Figure 1. Endoscopy image of Dieulafoy lesion. A visible vessel with pulsatile bleeding and protruding from a normal mucosal surface on the lesser curvature of the stomach at the angular portion.

Figure 2. Hemoclipping of Dieulafoy lesion. Endoscopic clip was positioned after local injection of epinephrine.

provement of hemoglobin and hematocrit levels and no blood transfusion was necessary. After the procedure, an omeprazole therapy was temporarily administered for 1 week. An ultrasound and MRI angiographic studies of the abdomen revealed no other vascular anomalies. Refeeding was uncomplicated and, 11 days after endoscopy, the child was discharged from the hospital receiving iron and folic acid therapy. After an 8-month follow-up, no further evidence of gastrointestinal rebleeding has been reported yet.

3. Discussion

Life threatening gastrointestinal hemorrhage in children is uncommon and it is usually related to mucosal erosive disease or variceal bleeding secondary to portal hypertension [2] . Therefore, like the previous case, a past medical history negative for gastrointestinal bleeding disorders must give rise to the suspicion of an uncommon diagnosis of hematemesis.

Vascular anomalies are rare causes of gastrointestinal bleeding and often represent a diagnostic and therapeutic challenge for the clinician, especially in children. DL accounts for 0.5% to 14% of upper GI bleeding in adults and is extremely rare in children [3] , as only 26 cases are currently reported worldwide [1] [4] [5] . Therefore the peculiarity of this report consists in the immediately diagnosis of a rare condition. The proximal stomach, especially the lesser curve, is the most common localization (75% - 95%) of these lesions, similarly to the reported case. This may be explained by the fact that submucosal arterial branches in that region arise directly from the left gastric artery [3] . However, DL has also been described in duodenum, colon, small bowel and in nongastrointestinal sites such as the bronchus [1] .

Endoscopy is the method of choice for diagnosis of gastro-duodenal and colon lesions. The endoscopic visual criteria for the diagnosis include a) active arterial spurting or oozing from a small (<3 mm) defect in the mucosa, b) visualization of a vessel protruding from a slight defect or normal mucosa, and/or c) a fresh blood clot adherent to a defect of normal mucosa as described by Dieulafoy [1] . A prompt diagnosis of DL performed by a well-experienced endoscopist is fundamental for an adequate management of a possible life-treatment haemorrhage like in the present case. Multiple endoscopies may be required for diagnosis in case of small size lesions, inaccessible location, presence of large amount of blood in the stomach/bowel and intermittent bleeding. For these reasons the prevalence of DL can be underestimated also in pediatric age and the diagnosis can be a challenge even for the more experienced endoscopists. In difficult cases other diagnostic tools can be indicated. Capsule endoscopy can be helpful for small bowel lesions. However, it is not suitable in case of emergency and pediatric data are limited. On the contrary, angiography is a useful diagnostic and therapeutic technique, especially for extra gastric DL [6] .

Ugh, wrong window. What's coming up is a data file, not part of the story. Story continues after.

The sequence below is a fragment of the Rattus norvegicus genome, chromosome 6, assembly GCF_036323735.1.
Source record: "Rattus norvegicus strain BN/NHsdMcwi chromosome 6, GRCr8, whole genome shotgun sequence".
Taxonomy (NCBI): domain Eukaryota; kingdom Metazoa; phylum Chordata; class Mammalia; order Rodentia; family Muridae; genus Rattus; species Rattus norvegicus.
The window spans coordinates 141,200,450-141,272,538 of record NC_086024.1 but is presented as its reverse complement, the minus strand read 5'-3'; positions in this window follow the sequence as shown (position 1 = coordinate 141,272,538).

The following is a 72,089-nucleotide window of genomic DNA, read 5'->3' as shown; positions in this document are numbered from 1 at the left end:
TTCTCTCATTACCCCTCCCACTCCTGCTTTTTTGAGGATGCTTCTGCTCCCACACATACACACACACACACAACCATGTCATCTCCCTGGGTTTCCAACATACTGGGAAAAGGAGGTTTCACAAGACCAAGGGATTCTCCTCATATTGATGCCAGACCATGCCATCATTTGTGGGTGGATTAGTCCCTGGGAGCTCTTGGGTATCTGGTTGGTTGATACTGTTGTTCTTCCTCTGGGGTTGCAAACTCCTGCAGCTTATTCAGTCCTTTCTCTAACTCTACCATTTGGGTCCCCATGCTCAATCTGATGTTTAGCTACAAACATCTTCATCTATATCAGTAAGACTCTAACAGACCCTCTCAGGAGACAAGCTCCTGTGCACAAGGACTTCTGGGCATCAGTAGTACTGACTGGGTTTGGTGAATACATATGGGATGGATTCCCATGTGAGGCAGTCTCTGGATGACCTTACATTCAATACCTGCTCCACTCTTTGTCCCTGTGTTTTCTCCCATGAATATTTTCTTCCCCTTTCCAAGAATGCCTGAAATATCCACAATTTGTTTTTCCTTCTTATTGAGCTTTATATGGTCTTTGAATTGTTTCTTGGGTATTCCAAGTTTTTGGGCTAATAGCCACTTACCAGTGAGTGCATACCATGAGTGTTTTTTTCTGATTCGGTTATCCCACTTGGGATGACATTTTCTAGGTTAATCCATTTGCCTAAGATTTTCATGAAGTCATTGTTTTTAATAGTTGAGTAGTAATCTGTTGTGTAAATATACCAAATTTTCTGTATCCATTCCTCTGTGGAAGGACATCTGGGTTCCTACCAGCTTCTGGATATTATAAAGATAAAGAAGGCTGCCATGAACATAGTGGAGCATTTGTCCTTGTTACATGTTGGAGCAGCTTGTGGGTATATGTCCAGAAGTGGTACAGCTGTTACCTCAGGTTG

Endoscopy is also the first-line method of treatment of DL, while surgery or embolization is nowadays reserved for endoscopic failures or inaccessible sites. In order to achieve an adequate hemostasis, different endoscopic techniques can be used, such as sclerotherapy, argon laser, elastic band ligation and injection of acrylic resins and hemoclipping. Moreover, the injection of a millesimal solution of epinephrine determines a reduction in bleeding and facilitates definite therapy [7] . Endoscopic treatment is successful in 95% of cases [8] with an excellent prognosis, as demonstrated in this case.

Nevertheless, the published literature on treated DL in children is scarce and there is no general consensus in treatment and follow-up protocols.

In conclusion, although DL is a rare cause of hematemesis in children, pediatricians and pediatric endoscopists have to be aware of this challenging diagnosis because timing of endoscopy and adequate hemostasis are crucial for a favorable outcome and definitive treatment of the lesion.


*Corresponding author.

Conflicts of Interest

The authors declare no conflicts of interest.